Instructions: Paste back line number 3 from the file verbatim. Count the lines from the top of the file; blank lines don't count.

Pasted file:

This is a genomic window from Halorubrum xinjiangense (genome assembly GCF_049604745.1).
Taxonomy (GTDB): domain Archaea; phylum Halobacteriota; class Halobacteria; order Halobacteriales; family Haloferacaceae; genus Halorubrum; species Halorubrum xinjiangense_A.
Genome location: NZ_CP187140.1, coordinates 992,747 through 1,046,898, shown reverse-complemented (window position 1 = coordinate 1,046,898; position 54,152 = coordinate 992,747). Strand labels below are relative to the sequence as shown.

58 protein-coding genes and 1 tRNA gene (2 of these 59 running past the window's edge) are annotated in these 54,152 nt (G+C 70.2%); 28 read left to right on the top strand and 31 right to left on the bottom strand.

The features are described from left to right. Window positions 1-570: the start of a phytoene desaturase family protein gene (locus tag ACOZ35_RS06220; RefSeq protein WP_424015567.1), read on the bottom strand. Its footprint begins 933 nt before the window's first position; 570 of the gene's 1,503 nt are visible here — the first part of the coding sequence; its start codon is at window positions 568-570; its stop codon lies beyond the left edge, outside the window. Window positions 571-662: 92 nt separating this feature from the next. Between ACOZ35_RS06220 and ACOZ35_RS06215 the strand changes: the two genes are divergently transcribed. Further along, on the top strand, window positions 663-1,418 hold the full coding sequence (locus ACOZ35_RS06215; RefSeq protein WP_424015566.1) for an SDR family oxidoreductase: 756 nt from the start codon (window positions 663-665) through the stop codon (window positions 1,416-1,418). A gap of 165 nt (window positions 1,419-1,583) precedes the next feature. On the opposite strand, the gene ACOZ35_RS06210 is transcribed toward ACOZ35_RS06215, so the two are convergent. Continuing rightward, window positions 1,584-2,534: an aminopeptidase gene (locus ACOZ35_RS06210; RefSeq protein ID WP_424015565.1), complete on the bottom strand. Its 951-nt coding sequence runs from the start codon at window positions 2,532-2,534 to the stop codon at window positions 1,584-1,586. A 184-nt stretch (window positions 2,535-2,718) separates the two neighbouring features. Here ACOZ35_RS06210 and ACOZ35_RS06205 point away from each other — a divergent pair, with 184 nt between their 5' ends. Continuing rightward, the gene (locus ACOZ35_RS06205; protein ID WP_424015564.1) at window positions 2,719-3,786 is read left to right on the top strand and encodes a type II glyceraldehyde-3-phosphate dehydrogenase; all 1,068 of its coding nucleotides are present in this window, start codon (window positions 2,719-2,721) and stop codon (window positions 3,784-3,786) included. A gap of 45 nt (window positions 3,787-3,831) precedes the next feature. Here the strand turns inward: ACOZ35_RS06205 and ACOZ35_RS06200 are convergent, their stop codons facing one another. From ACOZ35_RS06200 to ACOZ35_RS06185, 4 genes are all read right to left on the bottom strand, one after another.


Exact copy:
Genome location: NZ_CP187140.1, coordinates 992,747 through 1,046,898, shown reverse-complemented (window position 1 = coordinate 1,046,898; position 54,152 = coordinate 992,747). Strand labels below are relative to the sequence as shown.